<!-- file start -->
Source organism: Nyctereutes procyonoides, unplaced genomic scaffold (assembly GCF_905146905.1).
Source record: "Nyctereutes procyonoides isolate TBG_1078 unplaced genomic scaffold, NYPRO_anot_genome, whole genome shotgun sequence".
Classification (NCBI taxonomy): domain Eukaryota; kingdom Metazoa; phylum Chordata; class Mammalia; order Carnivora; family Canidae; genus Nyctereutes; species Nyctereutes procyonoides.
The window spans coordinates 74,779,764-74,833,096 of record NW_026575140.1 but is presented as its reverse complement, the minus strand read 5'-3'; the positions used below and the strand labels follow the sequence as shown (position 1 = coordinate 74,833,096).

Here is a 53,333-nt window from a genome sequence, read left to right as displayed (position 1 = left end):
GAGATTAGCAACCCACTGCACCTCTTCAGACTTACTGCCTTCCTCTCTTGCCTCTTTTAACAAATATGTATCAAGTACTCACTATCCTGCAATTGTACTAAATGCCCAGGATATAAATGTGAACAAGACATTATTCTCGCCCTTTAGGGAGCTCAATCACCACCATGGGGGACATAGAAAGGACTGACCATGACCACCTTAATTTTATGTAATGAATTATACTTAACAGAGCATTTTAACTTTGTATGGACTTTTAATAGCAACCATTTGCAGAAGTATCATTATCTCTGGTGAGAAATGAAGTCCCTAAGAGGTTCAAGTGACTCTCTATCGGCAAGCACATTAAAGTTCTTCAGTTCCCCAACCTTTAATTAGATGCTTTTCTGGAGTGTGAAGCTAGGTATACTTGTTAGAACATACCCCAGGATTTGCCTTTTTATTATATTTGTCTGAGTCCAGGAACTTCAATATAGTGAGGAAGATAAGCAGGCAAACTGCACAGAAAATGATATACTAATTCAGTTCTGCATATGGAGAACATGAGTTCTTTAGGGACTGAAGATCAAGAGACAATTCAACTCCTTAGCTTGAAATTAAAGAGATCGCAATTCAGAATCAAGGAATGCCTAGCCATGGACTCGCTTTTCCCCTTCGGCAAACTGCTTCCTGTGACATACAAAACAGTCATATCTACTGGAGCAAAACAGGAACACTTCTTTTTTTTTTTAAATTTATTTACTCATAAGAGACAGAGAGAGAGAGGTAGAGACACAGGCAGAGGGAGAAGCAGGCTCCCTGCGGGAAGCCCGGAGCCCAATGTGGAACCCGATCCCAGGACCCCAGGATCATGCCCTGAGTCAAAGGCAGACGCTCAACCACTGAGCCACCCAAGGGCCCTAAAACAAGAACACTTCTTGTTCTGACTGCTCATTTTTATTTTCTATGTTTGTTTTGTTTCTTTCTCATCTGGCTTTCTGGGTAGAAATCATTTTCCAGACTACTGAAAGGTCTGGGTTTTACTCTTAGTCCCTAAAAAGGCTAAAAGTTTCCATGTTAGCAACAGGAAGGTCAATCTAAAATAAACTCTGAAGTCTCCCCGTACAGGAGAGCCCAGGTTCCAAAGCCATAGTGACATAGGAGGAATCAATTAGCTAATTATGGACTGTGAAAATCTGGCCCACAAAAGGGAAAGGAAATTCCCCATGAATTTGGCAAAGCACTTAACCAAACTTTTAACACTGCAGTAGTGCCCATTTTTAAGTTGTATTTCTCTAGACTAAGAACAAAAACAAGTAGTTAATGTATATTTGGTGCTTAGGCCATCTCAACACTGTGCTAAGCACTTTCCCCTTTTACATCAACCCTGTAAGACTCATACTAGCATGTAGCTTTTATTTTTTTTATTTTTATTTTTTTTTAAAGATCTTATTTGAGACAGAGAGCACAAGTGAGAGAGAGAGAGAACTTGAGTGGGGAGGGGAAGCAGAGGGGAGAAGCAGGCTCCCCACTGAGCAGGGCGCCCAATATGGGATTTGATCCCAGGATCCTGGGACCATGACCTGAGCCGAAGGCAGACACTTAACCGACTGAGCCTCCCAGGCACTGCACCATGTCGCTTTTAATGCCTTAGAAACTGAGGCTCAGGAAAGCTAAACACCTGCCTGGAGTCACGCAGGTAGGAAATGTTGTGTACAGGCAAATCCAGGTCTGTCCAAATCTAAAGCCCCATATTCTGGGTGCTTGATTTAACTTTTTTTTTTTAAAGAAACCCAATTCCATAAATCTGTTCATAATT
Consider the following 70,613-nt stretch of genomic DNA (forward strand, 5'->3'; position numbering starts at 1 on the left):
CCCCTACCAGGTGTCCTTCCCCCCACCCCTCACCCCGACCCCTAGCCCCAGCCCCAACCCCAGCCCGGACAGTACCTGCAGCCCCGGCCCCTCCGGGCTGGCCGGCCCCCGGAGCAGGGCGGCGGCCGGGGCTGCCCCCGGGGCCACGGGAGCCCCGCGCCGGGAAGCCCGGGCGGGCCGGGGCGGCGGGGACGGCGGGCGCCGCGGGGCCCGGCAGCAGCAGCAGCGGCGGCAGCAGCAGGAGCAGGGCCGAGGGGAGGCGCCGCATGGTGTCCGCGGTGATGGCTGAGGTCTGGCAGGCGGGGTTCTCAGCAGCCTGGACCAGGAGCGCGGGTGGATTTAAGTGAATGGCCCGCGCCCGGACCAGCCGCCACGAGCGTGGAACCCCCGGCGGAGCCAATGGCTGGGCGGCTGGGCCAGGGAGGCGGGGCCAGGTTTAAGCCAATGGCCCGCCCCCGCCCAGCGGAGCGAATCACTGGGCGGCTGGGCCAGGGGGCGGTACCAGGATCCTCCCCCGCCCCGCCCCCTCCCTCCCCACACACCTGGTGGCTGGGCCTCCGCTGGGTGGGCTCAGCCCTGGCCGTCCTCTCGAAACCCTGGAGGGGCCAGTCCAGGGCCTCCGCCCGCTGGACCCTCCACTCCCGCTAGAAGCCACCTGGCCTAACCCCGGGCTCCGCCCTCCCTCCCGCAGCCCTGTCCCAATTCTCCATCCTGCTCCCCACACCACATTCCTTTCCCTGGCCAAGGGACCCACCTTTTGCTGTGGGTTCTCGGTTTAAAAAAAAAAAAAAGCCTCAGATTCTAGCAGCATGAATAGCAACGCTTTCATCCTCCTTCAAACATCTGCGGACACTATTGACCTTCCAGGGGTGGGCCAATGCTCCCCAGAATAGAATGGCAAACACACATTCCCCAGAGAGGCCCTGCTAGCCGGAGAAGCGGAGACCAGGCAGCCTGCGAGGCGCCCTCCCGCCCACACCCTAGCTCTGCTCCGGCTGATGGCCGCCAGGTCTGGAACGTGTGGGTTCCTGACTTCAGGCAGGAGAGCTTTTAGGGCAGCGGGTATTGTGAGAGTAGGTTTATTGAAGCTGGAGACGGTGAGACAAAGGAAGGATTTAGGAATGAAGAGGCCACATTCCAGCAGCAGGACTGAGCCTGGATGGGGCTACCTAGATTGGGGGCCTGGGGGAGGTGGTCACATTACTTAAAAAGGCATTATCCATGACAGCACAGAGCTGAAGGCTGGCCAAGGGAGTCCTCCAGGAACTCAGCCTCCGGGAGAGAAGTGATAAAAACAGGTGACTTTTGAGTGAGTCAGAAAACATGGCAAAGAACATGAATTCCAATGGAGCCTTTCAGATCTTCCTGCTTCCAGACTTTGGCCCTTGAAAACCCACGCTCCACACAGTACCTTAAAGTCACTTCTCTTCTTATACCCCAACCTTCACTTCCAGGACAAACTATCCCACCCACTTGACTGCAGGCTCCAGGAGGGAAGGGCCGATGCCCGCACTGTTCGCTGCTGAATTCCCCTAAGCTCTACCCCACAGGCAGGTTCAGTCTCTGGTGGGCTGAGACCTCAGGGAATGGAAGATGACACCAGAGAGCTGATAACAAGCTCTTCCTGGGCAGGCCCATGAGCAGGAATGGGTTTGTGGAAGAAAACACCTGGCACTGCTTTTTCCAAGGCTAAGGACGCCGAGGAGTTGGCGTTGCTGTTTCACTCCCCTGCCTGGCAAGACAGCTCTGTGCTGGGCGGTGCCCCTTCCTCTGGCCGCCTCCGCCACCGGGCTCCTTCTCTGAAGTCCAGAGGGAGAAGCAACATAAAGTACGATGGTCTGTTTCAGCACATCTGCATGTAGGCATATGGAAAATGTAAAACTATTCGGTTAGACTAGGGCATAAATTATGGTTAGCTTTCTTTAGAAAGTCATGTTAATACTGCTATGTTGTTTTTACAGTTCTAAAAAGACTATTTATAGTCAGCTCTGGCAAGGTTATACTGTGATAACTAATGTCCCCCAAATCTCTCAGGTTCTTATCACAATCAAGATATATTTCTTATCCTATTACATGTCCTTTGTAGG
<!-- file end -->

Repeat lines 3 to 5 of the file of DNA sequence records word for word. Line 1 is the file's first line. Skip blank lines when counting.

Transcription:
Classification (NCBI taxonomy): domain Eukaryota; kingdom Metazoa; phylum Chordata; class Mammalia; order Carnivora; family Canidae; genus Nyctereutes; species Nyctereutes procyonoides.
The window spans coordinates 74,779,764-74,833,096 of record NW_026575140.1 but is presented as its reverse complement, the minus strand read 5'-3'; the positions used below and the strand labels follow the sequence as shown (position 1 = coordinate 74,833,096).

Here is a 53,333-nt window from a genome sequence, read left to right as displayed (position 1 = left end):